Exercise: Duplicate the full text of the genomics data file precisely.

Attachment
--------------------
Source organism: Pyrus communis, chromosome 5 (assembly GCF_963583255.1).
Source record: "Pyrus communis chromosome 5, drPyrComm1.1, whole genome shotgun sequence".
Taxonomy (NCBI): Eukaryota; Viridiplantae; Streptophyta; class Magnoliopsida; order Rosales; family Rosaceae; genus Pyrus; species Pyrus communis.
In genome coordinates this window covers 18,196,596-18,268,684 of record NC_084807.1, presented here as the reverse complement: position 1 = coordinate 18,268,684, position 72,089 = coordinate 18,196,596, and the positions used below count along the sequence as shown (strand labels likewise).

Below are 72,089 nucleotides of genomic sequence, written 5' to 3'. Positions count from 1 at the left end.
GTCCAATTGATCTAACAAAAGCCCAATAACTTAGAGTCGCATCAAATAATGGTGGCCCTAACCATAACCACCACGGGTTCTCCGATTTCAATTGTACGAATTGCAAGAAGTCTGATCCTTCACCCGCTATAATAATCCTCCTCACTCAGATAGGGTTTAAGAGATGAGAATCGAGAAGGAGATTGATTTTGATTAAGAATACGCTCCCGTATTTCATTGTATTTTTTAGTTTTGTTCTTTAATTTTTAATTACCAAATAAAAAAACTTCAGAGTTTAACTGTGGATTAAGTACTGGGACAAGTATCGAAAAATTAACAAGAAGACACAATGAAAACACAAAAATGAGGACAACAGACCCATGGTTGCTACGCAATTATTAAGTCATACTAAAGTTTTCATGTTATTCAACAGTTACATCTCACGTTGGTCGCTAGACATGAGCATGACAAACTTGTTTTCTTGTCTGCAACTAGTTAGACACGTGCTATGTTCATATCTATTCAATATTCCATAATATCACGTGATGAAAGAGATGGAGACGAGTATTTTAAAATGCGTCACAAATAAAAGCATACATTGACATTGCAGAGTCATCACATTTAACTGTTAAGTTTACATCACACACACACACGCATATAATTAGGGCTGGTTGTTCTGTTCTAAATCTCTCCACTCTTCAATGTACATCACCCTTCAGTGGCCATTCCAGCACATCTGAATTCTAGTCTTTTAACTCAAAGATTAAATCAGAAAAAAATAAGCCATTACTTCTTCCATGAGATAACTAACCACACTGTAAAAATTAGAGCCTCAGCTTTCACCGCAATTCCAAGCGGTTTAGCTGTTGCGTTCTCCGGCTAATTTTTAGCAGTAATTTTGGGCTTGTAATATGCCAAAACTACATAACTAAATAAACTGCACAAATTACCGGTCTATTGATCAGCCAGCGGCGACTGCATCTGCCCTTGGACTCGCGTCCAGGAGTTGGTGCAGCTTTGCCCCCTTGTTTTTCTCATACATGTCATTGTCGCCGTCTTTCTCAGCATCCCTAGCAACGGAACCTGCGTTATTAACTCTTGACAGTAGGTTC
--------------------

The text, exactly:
Source organism: Pyrus communis, chromosome 5 (assembly GCF_963583255.1).
Source record: "Pyrus communis chromosome 5, drPyrComm1.1, whole genome shotgun sequence".
Taxonomy (NCBI): Eukaryota; Viridiplantae; Streptophyta; class Magnoliopsida; order Rosales; family Rosaceae; genus Pyrus; species Pyrus communis.
In genome coordinates this window covers 18,196,596-18,268,684 of record NC_084807.1, presented here as the reverse complement: position 1 = coordinate 18,268,684, position 72,089 = coordinate 18,196,596, and the positions used below count along the sequence as shown (strand labels likewise).

Below are 72,089 nucleotides of genomic sequence, written 5' to 3'. Positions count from 1 at the left end.
GTCCAATTGATCTAACAAAAGCCCAATAACTTAGAGTCGCATCAAATAATGGTGGCCCTAACCATAACCACCACGGGTTCTCCGATTTCAATTGTACGAATTGCAAGAAGTCTGATCCTTCACCCGCTATAATAATCCTCCTCACTCAGATAGGGTTTAAGAGATGAGAATCGAGAAGGAGATTGATTTTGATTAAGAATACGCTCCCGTATTTCATTGTATTTTTTAGTTTTGTTCTTTAATTTTTAATTACCAAATAAAAAAACTTCAGAGTTTAACTGTGGATTAAGTACTGGGACAAGTATCGAAAAATTAACAAGAAGACACAATGAAAACACAAAAATGAGGACAACAGACCCATGGTTGCTACGCAATTATTAAGTCATACTAAAGTTTTCATGTTATTCAACAGTTACATCTCACGTTGGTCGCTAGACATGAGCATGACAAACTTGTTTTCTTGTCTGCAACTAGTTAGACACGTGCTATGTTCATATCTATTCAATATTCCATAATATCACGTGATGAAAGAGATGGAGACGAGTATTTTAAAATGCGTCACAAATAAAAGCATACATTGACATTGCAGAGTCATCACATTTAACTGTTAAGTTTACATCACACACACACACGCATATAATTAGGGCTGGTTGTTCTGTTCTAAATCTCTCCACTCTTCAATGTACATCACCCTTCAGTGGCCATTCCAGCACATCTGAATTCTAGTCTTTTAACTCAAAGATTAAATCAGAAAAAAATAAGCCATTACTTCTTCCATGAGATAACTAACCACACTGTAAAAATTAGAGCCTCAGCTTTCACCGCAATTCCAAGCGGTTTAGCTGTTGCGTTCTCCGGCTAATTTTTAGCAGTAATTTTGGGCTTGTAATATGCCAAAACTACATAACTAAATAAACTGCACAAATTACCGGTCTATTGATCAGCCAGCGGCGACTGCATCTGCCCTTGGACTCGCGTCCAGGAGTTGGTGCAGCTTTGCCCCCTTGTTTTTCTCATACATGTCATTGTCGCCGTCTTTCTCAGCATCCCTAGCAACGGAACCTGCGTTATTAACTCTTGACAGTAGGTTC